Out of the rubble comes new JCC for Silicon Valley

On April Fools Day, vibrant cheers ushered in a countdown almost as loud as the bulldozer itself. As powerful jaws tore down walls and shattered the old windows of the 40-year-old Addison-Penzak Jewish Community Center in Los Gatos, the dream of a new building came that much closer to reality.

It was a long time in the making, said Ruth Fletcher, president of the center.

The old building made it “hard to attract people” to sign up for membership, she said. The new Gloria and Ken Levy Family Campus seems to be changing that already. While the new facility isn’t expected to open its doors to the public until 2005, Fletcher said she expects almost 200 new members by the end of June.

While community dignitaries observed the groundbreaking from a distance, eight preschoolers got down and dirty to help. Each child was given a brightly colored hardhat and a miniature shovel for the job.

“I’m happy because I like to dig,” said 5-year old Rachel Kulakofsky, who has attended pre-school at the Los Gatos JCC for three years.

The glee echoed with older participants, as well.

“I’m just excited to see us tear down this dilapidated building,” said Brett Borah, the new landlord and president of the Jewish Federation of Greater San Jose.

The now-destroyed building at 14855 Oka Road had a colorful history. For nearly 20 years, it housed an elementary school for more than 10,000 students. In the early 1980s, it served as the regional headquarters in California’s battle against the Mediterranean fruit fly. Following the 1989 Loma Prieta earthquake, the building was also used as Federal Emergency Management Agency headquarters.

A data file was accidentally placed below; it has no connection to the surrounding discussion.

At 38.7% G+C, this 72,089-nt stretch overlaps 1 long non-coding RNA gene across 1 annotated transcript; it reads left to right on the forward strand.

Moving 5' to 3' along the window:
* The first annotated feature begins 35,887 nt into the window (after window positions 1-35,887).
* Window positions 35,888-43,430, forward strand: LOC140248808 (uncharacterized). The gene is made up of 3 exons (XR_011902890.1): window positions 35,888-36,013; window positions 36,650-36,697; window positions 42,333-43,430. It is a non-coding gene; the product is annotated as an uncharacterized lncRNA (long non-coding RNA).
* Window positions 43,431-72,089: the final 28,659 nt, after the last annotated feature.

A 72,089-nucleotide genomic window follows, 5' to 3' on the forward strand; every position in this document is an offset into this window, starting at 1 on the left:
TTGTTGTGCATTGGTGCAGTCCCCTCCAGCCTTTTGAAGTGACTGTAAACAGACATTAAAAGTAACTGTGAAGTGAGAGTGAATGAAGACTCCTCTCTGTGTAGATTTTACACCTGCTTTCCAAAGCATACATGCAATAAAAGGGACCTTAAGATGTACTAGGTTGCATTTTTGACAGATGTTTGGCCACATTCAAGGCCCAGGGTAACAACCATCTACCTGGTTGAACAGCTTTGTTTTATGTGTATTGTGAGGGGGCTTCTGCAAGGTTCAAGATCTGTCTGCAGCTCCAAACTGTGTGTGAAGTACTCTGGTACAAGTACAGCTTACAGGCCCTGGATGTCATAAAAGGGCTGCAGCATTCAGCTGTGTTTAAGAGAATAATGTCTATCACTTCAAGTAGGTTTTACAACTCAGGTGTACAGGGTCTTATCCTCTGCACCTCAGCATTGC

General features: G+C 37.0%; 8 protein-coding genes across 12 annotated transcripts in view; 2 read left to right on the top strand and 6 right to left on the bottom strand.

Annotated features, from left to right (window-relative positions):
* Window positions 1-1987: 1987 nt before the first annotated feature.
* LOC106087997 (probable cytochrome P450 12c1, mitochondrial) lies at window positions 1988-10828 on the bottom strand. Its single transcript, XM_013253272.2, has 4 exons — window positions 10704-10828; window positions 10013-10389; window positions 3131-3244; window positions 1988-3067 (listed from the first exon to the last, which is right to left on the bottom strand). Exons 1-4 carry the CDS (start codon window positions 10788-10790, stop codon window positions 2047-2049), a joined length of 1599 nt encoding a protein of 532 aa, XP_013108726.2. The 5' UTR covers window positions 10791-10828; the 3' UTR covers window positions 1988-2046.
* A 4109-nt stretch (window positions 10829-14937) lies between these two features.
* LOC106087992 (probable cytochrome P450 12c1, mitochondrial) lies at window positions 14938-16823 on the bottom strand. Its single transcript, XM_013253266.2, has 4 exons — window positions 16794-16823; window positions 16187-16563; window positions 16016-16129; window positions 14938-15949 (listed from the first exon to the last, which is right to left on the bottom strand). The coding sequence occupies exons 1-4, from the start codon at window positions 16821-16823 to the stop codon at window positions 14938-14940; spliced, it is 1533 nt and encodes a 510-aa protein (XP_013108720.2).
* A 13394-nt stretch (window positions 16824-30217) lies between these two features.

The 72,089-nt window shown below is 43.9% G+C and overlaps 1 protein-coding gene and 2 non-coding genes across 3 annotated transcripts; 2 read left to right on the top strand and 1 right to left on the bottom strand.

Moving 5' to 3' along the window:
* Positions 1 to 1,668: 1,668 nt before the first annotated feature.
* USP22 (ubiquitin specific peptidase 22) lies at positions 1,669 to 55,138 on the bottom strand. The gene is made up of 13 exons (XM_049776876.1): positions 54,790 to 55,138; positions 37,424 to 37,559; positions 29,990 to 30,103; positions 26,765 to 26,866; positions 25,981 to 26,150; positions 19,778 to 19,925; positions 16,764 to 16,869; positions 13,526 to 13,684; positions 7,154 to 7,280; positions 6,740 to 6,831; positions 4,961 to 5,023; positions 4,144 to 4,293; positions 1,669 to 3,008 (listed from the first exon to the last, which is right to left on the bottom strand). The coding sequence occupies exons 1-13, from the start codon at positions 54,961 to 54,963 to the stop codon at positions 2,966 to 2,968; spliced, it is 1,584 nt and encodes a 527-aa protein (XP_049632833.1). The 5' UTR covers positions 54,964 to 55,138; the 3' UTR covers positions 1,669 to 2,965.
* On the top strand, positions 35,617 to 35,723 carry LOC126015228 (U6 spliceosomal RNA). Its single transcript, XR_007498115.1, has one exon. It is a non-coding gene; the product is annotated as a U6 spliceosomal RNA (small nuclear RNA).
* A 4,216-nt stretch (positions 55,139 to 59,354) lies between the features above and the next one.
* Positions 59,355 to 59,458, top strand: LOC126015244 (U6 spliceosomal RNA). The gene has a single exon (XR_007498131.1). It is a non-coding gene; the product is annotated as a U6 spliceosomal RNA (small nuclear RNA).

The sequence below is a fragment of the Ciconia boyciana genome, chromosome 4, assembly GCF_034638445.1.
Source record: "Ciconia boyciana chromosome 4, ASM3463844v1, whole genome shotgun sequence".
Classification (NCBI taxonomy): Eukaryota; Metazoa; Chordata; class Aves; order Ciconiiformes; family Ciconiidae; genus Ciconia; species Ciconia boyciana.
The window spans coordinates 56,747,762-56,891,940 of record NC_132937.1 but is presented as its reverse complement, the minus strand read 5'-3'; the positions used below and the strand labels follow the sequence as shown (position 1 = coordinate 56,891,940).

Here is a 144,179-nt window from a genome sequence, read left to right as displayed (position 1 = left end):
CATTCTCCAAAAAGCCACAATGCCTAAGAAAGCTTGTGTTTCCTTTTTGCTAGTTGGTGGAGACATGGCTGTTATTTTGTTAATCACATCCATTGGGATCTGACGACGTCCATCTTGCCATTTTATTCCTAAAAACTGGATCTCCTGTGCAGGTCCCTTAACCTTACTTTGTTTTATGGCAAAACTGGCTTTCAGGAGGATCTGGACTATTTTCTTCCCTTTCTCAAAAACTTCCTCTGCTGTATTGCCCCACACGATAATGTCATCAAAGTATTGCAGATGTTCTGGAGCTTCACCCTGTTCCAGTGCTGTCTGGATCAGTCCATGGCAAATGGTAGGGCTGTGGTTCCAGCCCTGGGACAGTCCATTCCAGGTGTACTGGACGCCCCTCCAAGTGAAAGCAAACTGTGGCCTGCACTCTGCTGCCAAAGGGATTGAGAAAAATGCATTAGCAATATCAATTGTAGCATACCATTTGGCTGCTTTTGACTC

The nine-acre Family Campus will link existing elements to future renovation. The existing preschool, for example, will expand the current number of classrooms and welcome a new addition, the Yavneh Day School. Likewise, the campus will house a new gym, teen and senior centers and even a community mikvah.

One of the facility’s most eye-opening features will be a 500-seat performing arts theater. Entertainment, however, isn’t the same without food, and so the new campus will include a full kitchen and café.

The Gloria and Ken Levy Family Campus will ideally serve as a cultural, educational and social hub for the 450,000 Jews who live in the Silicon Valley, officials said. To Borah, the most rewarding aspect of the project is “interacting with members of the community and seeing the progress we made as a community” at the end of the day.